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Electronic Skins Add Robotic Functions to Objects

Robotic skin

Robotic skin showing pneumatic actuator motors (Yale University)

20 September 2018. An engineering lab developed a way to integrate electronic sensors and motors into flexible materials, which can be added to inanimate objects to give them robotic functions. Researchers from Yale University describe their process in yesterday’s issue of the journal Science Robotics.

Robotic devices are being developed to perform a multitude of tasks, but these devices are usually designed for specific tasks or a collection of related purposes, with their functions determined in advance. A team from Yale University’s Faboratory lab, led by mechanical engineering and materials science professor Rebecca Kramer-Bottiglio is seeking a technology that makes possible multi-functional robotics that can be applied and adjusted to meet different needs, rather than developing an entirely new device for each specific purpose. The Faboratory specializes in soft-material robotics that easily bend and flex.

The Yale team, with colleagues from Purdue University in Indiana, developed their solution as two-dimensional flexible surfaces. These surfaces, made from sheets of commercially-available plastics and fabrics have integrated electronic sensors and actuator motors that can be applied to the outside of inanimate but flexible objects, so the objects can sense conditions in the environment or respond to commands. As a result, objects originally designed to be stationary, can perform additional functions with these robotic skins attached. And the researchers also found that mixing different types of substrates, sensors, and actuator motors — pneumatic or shape memory allows that deform then return to their original shape — influence the actions carried out by the robotic skins.

To prove the concept, Kramer-Bottiglio and colleagues first added robotic skins to simple soft or flexible objects like stuffed animals. The researchers found, for example, that using the skins on different parts of an object will enable the object to respond in different ways. Also, using the same robotic skin on a different object, will also get different results indicating that the object’s original design and capabilities are key factors in the functions performed with the robotic skin attached.  In addition, combining different types of robotic skins to different parts of an object make it possible for the object to perform more complex tasks.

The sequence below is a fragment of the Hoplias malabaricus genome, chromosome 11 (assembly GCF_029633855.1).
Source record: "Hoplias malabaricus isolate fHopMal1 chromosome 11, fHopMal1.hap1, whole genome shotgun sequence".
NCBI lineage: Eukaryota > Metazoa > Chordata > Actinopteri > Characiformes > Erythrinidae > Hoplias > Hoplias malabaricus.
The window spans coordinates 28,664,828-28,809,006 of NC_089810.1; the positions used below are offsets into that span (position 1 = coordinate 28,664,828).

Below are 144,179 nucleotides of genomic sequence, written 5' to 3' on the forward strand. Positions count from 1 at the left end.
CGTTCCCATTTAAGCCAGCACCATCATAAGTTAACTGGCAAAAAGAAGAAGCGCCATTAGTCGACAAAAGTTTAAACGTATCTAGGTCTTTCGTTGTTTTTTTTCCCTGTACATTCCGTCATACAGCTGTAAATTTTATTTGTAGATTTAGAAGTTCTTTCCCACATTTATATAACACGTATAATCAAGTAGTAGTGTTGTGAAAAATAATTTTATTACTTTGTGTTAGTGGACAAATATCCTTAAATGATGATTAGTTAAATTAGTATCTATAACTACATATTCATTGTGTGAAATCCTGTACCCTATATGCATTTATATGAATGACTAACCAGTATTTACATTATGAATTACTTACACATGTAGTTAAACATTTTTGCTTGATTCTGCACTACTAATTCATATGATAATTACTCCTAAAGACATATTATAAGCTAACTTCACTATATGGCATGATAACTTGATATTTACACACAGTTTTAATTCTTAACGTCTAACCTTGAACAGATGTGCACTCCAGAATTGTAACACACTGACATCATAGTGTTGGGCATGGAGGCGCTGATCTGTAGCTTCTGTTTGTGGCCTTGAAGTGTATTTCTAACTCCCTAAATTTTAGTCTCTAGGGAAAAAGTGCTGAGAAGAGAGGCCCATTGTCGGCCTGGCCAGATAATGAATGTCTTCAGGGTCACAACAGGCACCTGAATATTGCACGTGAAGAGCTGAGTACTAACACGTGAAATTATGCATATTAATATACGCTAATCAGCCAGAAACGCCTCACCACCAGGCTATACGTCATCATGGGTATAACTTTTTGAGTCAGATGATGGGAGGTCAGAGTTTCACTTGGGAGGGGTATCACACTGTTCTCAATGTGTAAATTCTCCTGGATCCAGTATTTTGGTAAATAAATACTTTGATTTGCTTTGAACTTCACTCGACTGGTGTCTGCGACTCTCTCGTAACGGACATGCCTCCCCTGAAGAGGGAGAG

“We can take the skins and wrap them around one object to perform a task — locomotion, for example,” says Kramer-Bottiglio in a university statement, “and then take them off and put them on a different object to perform a different task, such as grasping and moving an object. We can then take those same skins off that object and put them on a shirt to make an active wearable device.” In fact, one of the prototypes developed by the team is a wearable robotic skin that responds to and corrects poor posture.

The researchers designed the robotic skin technology in partnership with NASA, which needs multi-functional robotic systems in space travel, where single-purpose devices would be too difficult to design and build in space, or resupply from earth. A long piece of foam with a robotic skin added, for example, could be configured into a robotic arm. Her lab recently received a 4-year $2 million National Science Foundation grant to develop a more programmable skin for adding robotic functions to objects when the desired functions are not completely known, or be able to respond to unforeseen and changing environments.

Kramer-Bottiglio tells more about the project and demonstrates robotic skins in the following video

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